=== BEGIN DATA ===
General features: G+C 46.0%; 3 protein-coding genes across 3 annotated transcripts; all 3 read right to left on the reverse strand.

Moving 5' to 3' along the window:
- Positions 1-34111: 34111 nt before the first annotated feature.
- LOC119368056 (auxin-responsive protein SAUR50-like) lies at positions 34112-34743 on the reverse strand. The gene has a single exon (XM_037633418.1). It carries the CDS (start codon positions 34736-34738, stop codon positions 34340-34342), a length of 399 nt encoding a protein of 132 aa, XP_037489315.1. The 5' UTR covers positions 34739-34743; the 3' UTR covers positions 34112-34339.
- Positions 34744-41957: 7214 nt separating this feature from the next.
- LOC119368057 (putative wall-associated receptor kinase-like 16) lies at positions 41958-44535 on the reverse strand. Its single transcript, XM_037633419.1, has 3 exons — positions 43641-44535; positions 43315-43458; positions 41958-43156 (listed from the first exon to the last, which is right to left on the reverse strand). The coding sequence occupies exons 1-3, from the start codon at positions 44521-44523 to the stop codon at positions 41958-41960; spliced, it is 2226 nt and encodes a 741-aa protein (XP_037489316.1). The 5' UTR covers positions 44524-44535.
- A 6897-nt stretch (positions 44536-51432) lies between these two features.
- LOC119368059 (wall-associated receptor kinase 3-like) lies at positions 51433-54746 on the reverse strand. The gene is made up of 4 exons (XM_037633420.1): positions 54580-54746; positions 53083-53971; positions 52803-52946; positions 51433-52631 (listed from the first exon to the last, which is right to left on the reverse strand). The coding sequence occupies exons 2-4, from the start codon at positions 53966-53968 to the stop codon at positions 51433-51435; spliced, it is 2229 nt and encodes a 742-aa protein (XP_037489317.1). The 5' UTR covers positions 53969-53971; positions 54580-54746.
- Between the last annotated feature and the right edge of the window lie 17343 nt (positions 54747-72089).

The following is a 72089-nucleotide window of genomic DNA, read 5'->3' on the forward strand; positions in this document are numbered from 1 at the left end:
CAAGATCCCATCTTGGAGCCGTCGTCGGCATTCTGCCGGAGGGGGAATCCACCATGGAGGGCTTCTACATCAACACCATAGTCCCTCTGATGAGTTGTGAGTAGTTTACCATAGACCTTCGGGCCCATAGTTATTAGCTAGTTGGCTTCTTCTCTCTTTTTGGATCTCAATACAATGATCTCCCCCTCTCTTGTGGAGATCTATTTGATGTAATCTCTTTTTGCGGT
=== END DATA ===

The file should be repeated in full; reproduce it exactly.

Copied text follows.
General features: G+C 46.0%; 3 protein-coding genes across 3 annotated transcripts; all 3 read right to left on the reverse strand.

Moving 5' to 3' along the window:
- Positions 1-34111: 34111 nt before the first annotated feature.
- LOC119368056 (auxin-responsive protein SAUR50-like) lies at positions 34112-34743 on the reverse strand. The gene has a single exon (XM_037633418.1). It carries the CDS (start codon positions 34736-34738, stop codon positions 34340-34342), a length of 399 nt encoding a protein of 132 aa, XP_037489315.1. The 5' UTR covers positions 34739-34743; the 3' UTR covers positions 34112-34339.
- Positions 34744-41957: 7214 nt separating this feature from the next.
- LOC119368057 (putative wall-associated receptor kinase-like 16) lies at positions 41958-44535 on the reverse strand. Its single transcript, XM_037633419.1, has 3 exons — positions 43641-44535; positions 43315-43458; positions 41958-43156 (listed from the first exon to the last, which is right to left on the reverse strand). The coding sequence occupies exons 1-3, from the start codon at positions 44521-44523 to the stop codon at positions 41958-41960; spliced, it is 2226 nt and encodes a 741-aa protein (XP_037489316.1). The 5' UTR covers positions 44524-44535.
- A 6897-nt stretch (positions 44536-51432) lies between these two features.
- LOC119368059 (wall-associated receptor kinase 3-like) lies at positions 51433-54746 on the reverse strand. The gene is made up of 4 exons (XM_037633420.1): positions 54580-54746; positions 53083-53971; positions 52803-52946; positions 51433-52631 (listed from the first exon to the last, which is right to left on the reverse strand). The coding sequence occupies exons 2-4, from the start codon at positions 53966-53968 to the stop codon at positions 51433-51435; spliced, it is 2229 nt and encodes a 742-aa protein (XP_037489317.1). The 5' UTR covers positions 53969-53971; positions 54580-54746.
- Between the last annotated feature and the right edge of the window lie 17343 nt (positions 54747-72089).

The following is a 72089-nucleotide window of genomic DNA, read 5'->3' on the forward strand; positions in this document are numbered from 1 at the left end:
CAAGATCCCATCTTGGAGCCGTCGTCGGCATTCTGCCGGAGGGGGAATCCACCATGGAGGGCTTCTACATCAACACCATAGTCCCTCTGATGAGTTGTGAGTAGTTTACCATAGACCTTCGGGCCCATAGTTATTAGCTAGTTGGCTTCTTCTCTCTTTTTGGATCTCAATACAATGATCTCCCCCTCTCTTGTGGAGATCTATTTGATGTAATCTCTTTTTGCGGT